There have been outbreaks of cilantro-induced cyclosporiasis in both Texas and Wisconsin in 2015. They reason why is as disturbing as it is disgusting. (Photo: Spenser Heaps/Daily Herald via AP)
The US is banning some Mexican cilantro due to the appalling conditions health officials recently found at multiple cilantro fields two hours southeast of Mexico City.
Human feces and toilet paper have been found in the growing fields in Puebla, and the general lack of sanitation for workers has been linked to an outbreak of the intestinal infection called cyclosporiasis. It sickened at least 304 people in the US last year, most in Texas, and another outbreak this year has affected at least 205 people in Texas alone, reports NBC News.
The CDC notes “a cluster of illnesses associated with a single restaurant” in Wisconsin has also occurred this year. Cyclosporiasis can cause diarrhea and “explosive bowel movements,” and while no one died during last year’s outbreak, it sickened people ranging in age from 3 to 88 and resulted in seven hospitalizations, reports the CDC.
Per an import alert issued Monday, the FDA “believes it is extremely unlikely that these outbreaks of cyclosporiasis are due to isolated contamination events because of their recurring nature, both in the timing with which they occur (typically April-August each year) and the repeated association of illnesses with cilantro from the state of Puebla.”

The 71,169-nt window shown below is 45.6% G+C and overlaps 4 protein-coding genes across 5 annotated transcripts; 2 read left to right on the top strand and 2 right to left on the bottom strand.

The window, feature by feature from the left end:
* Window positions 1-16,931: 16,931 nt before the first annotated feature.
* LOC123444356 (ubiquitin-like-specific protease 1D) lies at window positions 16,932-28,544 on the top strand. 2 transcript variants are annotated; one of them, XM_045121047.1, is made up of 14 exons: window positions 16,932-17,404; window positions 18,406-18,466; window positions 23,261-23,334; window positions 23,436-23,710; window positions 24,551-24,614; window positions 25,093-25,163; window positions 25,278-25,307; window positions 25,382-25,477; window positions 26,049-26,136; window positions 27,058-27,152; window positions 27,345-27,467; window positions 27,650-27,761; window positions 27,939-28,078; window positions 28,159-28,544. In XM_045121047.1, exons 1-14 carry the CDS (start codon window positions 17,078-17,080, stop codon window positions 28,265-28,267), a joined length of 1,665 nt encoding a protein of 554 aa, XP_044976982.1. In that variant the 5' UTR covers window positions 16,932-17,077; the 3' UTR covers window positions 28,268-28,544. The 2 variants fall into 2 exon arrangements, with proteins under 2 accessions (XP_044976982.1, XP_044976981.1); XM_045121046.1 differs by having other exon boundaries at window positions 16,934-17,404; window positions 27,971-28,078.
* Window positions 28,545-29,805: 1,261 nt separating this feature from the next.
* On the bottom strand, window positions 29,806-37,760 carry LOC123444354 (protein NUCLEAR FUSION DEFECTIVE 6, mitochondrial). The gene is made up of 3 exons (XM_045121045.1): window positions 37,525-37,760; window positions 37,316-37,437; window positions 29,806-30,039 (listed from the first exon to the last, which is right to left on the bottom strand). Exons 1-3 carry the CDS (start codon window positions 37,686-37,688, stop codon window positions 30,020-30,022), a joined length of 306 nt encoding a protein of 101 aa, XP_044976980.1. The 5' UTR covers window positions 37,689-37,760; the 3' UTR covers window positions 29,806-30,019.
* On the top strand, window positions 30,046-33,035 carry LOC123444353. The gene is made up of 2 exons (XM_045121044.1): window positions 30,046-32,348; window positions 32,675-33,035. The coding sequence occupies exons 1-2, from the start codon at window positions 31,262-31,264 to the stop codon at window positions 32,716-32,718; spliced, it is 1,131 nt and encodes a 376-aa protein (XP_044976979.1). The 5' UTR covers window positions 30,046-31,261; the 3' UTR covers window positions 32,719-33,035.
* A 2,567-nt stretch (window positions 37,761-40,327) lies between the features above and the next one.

Since 2013, Mexican authorities and the FDA have visited almost a dozen farms and packing houses that handle cilantro from Puebla, and at eight of those found either a total lack of toilets for workers or bathrooms without running water, toilet paper, or soap. The facilities will have to prove that conditions are sanitary before the ban is lifted.
So how to know if the cilantro in your life is affected? Unfortunately, there’s no major way to tell the difference between cilantro from different places — it’s grown in California, Mexico and Southern Europe. Yahoo Health reached out to the FDA, who told us that you’d have to contact the store in which you bought your cilantro to figure out if it’s affected, and where they’d procured their cilantro.
By Elizabeth Armstrong Moore
More From Newser.com:
This article originally appeared on Newser: Hundreds Sick From Cilantro Grown in Feces-Strewn Fields